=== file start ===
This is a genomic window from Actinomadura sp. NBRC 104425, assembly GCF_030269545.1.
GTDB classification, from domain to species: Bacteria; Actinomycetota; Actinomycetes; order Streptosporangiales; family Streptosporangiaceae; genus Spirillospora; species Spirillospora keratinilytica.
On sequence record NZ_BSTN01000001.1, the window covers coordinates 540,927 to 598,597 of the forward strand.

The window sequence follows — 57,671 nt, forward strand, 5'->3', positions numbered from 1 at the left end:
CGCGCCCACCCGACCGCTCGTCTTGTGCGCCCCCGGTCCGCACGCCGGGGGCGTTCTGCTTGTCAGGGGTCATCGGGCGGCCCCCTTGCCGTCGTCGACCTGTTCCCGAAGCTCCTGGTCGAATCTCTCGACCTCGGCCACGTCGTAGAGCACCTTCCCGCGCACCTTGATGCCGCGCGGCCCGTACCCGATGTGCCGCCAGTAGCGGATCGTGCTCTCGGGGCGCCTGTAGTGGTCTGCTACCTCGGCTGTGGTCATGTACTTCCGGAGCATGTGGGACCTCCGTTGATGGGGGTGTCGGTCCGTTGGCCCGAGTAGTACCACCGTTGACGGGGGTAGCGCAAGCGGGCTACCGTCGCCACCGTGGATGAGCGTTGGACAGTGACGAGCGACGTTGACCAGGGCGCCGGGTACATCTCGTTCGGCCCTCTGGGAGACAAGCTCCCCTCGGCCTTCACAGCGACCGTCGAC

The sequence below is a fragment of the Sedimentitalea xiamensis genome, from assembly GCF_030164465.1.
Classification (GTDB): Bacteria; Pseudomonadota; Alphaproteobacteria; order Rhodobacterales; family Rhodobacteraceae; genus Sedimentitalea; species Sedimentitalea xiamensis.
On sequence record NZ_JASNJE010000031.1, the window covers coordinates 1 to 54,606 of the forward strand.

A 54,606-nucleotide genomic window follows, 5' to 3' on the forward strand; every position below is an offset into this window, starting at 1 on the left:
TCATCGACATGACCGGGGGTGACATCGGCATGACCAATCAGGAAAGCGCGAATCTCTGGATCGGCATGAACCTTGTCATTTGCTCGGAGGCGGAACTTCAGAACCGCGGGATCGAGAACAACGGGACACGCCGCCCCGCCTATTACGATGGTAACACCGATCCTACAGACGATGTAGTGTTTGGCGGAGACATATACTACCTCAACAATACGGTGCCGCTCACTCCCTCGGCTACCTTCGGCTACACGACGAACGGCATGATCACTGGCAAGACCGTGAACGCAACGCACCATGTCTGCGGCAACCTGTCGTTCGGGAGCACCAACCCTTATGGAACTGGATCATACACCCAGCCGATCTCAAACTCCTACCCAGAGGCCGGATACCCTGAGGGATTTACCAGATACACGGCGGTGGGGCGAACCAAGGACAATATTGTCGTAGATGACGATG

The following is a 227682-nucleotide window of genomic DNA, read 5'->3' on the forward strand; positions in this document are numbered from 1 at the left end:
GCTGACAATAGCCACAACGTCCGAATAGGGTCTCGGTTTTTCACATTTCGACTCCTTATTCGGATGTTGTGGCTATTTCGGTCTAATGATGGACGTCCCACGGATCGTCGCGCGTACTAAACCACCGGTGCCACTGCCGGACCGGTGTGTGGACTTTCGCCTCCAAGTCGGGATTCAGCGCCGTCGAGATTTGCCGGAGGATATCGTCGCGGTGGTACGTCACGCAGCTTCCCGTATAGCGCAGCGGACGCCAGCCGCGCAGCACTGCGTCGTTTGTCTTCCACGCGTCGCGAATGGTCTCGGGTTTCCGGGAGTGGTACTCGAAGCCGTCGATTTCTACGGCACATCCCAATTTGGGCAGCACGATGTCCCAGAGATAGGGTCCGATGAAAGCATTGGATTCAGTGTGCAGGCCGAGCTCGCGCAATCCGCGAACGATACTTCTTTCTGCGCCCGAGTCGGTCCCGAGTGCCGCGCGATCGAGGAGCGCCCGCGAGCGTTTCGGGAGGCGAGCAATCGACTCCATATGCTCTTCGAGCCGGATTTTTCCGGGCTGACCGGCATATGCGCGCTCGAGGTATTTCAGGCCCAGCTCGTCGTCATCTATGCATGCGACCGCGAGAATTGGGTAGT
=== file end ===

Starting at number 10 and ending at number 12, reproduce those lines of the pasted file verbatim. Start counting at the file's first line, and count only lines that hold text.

TCATCGACATGACCGGGGGTGACATCGGCATGACCAATCAGGAAAGCGCGAATCTCTGGATCGGCATGAACCTTGTCATTTGCTCGGAGGCGGAACTTCAGAACCGCGGGATCGAGAACAACGGGACACGCCGCCCCGCCTATTACGATGGTAACACCGATCCTACAGACGATGTAGTGTTTGGCGGAGACATATACTACCTCAACAATACGGTGCCGCTCACTCCCTCGGCTACCTTCGGCTACACGACGAACGGCATGATCACTGGCAAGACCGTGAACGCAACGCACCATGTCTGCGGCAACCTGTCGTTCGGGAGCACCAACCCTTATGGAACTGGATCATACACCCAGCCGATCTCAAACTCCTACCCAGAGGCCGGATACCCTGAGGGATTTACCAGATACACGGCGGTGGGGCGAACCAAGGACAATATTGTCGTAGATGACGATG

The following is a 227682-nucleotide window of genomic DNA, read 5'->3' on the forward strand; positions in this document are numbered from 1 at the left end:
GCTGACAATAGCCACAACGTCCGAATAGGGTCTCGGTTTTTCACATTTCGACTCCTTATTCGGATGTTGTGGCTATTTCGGTCTAATGATGGACGTCCCACGGATCGTCGCGCGTACTAAACCACCGGTGCCACTGCCGGACCGGTGTGTGGACTTTCGCCTCCAAGTCGGGATTCAGCGCCGTCGAGATTTGCCGGAGGATATCGTCGCGGTGGTACGTCACGCAGCTTCCCGTATAGCGCAGCGGACGCCAGCCGCGCAGCACTGCGTCGTTTGTCTTCCACGCGTCGCGAATGGTCTCGGGTTTCCGGGAGTGGTACTCGAAGCCGTCGATTTCTACGGCACATCCCAATTTGGGCAGCACGATGTCCCAGAGATAGGGTCCGATGAAAGCATTGGATTCAGTGTGCAGGCCGAGCTCGCGCAATCCGCGAACGATACTTCTTTCTGCGCCCGAGTCGGTCCCGAGTGCCGCGCGATCGAGGAGCGCCCGCGAGCGTTTCGGGAGGCGAGCAATCGACTCCATATGCTCTTCGAGCCGGATTTTTCCGGGCTGACCGGCATATGCGCGCTCGAGGTATTTCAGGCCCAGCTCGTCGTCATCTATGCATGCGACCGCGAGAATTGGGTAGT